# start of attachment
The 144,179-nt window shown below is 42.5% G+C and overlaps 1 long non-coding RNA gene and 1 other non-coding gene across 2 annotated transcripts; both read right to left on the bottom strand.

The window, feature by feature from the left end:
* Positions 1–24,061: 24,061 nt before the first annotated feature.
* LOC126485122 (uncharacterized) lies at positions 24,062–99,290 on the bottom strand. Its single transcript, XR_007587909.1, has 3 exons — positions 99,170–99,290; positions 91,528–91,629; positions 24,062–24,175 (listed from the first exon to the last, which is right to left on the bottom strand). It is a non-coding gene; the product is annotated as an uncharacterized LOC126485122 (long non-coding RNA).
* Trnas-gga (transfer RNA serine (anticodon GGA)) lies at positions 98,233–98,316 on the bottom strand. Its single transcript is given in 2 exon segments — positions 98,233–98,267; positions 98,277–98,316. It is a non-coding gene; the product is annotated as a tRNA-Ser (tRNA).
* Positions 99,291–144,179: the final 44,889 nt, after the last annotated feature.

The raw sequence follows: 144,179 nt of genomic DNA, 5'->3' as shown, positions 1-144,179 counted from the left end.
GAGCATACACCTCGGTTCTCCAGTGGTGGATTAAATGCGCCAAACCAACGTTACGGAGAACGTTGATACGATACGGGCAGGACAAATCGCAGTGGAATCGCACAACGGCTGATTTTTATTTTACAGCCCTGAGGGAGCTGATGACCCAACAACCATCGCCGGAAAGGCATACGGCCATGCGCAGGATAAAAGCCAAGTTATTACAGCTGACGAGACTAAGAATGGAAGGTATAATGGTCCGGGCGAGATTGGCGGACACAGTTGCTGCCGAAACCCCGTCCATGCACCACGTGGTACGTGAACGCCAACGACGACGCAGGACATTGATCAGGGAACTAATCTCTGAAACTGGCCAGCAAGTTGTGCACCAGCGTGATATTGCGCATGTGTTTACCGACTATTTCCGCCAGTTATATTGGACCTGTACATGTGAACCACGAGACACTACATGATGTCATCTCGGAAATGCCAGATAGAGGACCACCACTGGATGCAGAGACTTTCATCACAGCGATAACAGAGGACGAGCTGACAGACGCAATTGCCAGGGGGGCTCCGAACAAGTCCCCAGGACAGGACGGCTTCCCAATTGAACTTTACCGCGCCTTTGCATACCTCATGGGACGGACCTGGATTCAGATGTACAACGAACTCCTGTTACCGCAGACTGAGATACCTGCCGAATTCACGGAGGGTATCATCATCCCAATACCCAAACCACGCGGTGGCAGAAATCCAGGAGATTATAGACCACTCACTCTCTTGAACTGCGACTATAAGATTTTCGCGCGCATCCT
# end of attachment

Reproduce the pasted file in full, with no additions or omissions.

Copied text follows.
The 144,179-nt window shown below is 42.5% G+C and overlaps 1 long non-coding RNA gene and 1 other non-coding gene across 2 annotated transcripts; both read right to left on the bottom strand.

The window, feature by feature from the left end:
* Positions 1–24,061: 24,061 nt before the first annotated feature.
* LOC126485122 (uncharacterized) lies at positions 24,062–99,290 on the bottom strand. Its single transcript, XR_007587909.1, has 3 exons — positions 99,170–99,290; positions 91,528–91,629; positions 24,062–24,175 (listed from the first exon to the last, which is right to left on the bottom strand). It is a non-coding gene; the product is annotated as an uncharacterized LOC126485122 (long non-coding RNA).
* Trnas-gga (transfer RNA serine (anticodon GGA)) lies at positions 98,233–98,316 on the bottom strand. Its single transcript is given in 2 exon segments — positions 98,233–98,267; positions 98,277–98,316. It is a non-coding gene; the product is annotated as a tRNA-Ser (tRNA).
* Positions 99,291–144,179: the final 44,889 nt, after the last annotated feature.

The raw sequence follows: 144,179 nt of genomic DNA, 5'->3' as shown, positions 1-144,179 counted from the left end.
GAGCATACACCTCGGTTCTCCAGTGGTGGATTAAATGCGCCAAACCAACGTTACGGAGAACGTTGATACGATACGGGCAGGACAAATCGCAGTGGAATCGCACAACGGCTGATTTTTATTTTACAGCCCTGAGGGAGCTGATGACCCAACAACCATCGCCGGAAAGGCATACGGCCATGCGCAGGATAAAAGCCAAGTTATTACAGCTGACGAGACTAAGAATGGAAGGTATAATGGTCCGGGCGAGATTGGCGGACACAGTTGCTGCCGAAACCCCGTCCATGCACCACGTGGTACGTGAACGCCAACGACGACGCAGGACATTGATCAGGGAACTAATCTCTGAAACTGGCCAGCAAGTTGTGCACCAGCGTGATATTGCGCATGTGTTTACCGACTATTTCCGCCAGTTATATTGGACCTGTACATGTGAACCACGAGACACTACATGATGTCATCTCGGAAATGCCAGATAGAGGACCACCACTGGATGCAGAGACTTTCATCACAGCGATAACAGAGGACGAGCTGACAGACGCAATTGCCAGGGGGGCTCCGAACAAGTCCCCAGGACAGGACGGCTTCCCAATTGAACTTTACCGCGCCTTTGCATACCTCATGGGACGGACCTGGATTCAGATGTACAACGAACTCCTGTTACCGCAGACTGAGATACCTGCCGAATTCACGGAGGGTATCATCATCCCAATACCCAAACCACGCGGTGGCAGAAATCCAGGAGATTATAGACCACTCACTCTCTTGAACTGCGACTATAAGATTTTCGCGCGCATCCT